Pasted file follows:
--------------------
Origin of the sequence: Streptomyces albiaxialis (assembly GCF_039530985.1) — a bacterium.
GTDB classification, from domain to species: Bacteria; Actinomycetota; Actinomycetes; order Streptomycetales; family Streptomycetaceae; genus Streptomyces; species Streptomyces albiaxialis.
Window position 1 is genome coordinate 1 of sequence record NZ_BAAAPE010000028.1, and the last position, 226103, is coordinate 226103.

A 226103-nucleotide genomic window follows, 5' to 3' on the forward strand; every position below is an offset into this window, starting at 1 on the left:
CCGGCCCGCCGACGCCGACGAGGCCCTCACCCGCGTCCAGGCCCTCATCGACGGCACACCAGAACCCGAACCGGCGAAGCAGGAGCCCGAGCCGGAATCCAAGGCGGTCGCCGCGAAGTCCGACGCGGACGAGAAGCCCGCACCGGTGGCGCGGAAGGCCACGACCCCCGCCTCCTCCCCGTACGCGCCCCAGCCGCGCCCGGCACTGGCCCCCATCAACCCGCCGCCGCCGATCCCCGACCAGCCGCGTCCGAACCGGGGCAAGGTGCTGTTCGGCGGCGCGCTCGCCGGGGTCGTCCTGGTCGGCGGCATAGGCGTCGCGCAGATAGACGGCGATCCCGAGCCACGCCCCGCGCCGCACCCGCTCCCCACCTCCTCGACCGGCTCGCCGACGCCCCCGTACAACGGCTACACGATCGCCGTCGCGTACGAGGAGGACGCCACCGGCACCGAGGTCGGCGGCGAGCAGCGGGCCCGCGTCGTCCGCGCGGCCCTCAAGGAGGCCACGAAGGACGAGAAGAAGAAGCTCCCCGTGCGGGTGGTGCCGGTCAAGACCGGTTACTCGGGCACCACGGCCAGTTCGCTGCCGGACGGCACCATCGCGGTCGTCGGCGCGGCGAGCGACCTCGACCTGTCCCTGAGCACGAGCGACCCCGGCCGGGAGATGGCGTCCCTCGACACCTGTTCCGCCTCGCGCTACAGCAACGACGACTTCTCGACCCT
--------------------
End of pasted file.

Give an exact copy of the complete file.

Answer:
Origin of the sequence: Streptomyces albiaxialis (assembly GCF_039530985.1) — a bacterium.
GTDB classification, from domain to species: Bacteria; Actinomycetota; Actinomycetes; order Streptomycetales; family Streptomycetaceae; genus Streptomyces; species Streptomyces albiaxialis.
Window position 1 is genome coordinate 1 of sequence record NZ_BAAAPE010000028.1, and the last position, 226103, is coordinate 226103.

A 226103-nucleotide genomic window follows, 5' to 3' on the forward strand; every position below is an offset into this window, starting at 1 on the left:
CCGGCCCGCCGACGCCGACGAGGCCCTCACCCGCGTCCAGGCCCTCATCGACGGCACACCAGAACCCGAACCGGCGAAGCAGGAGCCCGAGCCGGAATCCAAGGCGGTCGCCGCGAAGTCCGACGCGGACGAGAAGCCCGCACCGGTGGCGCGGAAGGCCACGACCCCCGCCTCCTCCCCGTACGCGCCCCAGCCGCGCCCGGCACTGGCCCCCATCAACCCGCCGCCGCCGATCCCCGACCAGCCGCGTCCGAACCGGGGCAAGGTGCTGTTCGGCGGCGCGCTCGCCGGGGTCGTCCTGGTCGGCGGCATAGGCGTCGCGCAGATAGACGGCGATCCCGAGCCACGCCCCGCGCCGCACCCGCTCCCCACCTCCTCGACCGGCTCGCCGACGCCCCCGTACAACGGCTACACGATCGCCGTCGCGTACGAGGAGGACGCCACCGGCACCGAGGTCGGCGGCGAGCAGCGGGCCCGCGTCGTCCGCGCGGCCCTCAAGGAGGCCACGAAGGACGAGAAGAAGAAGCTCCCCGTGCGGGTGGTGCCGGTCAAGACCGGTTACTCGGGCACCACGGCCAGTTCGCTGCCGGACGGCACCATCGCGGTCGTCGGCGCGGCGAGCGACCTCGACCTGTCCCTGAGCACGAGCGACCCCGGCCGGGAGATGGCGTCCCTCGACACCTGTTCCGCCTCGCGCTACAGCAACGACGACTTCTCGACCCT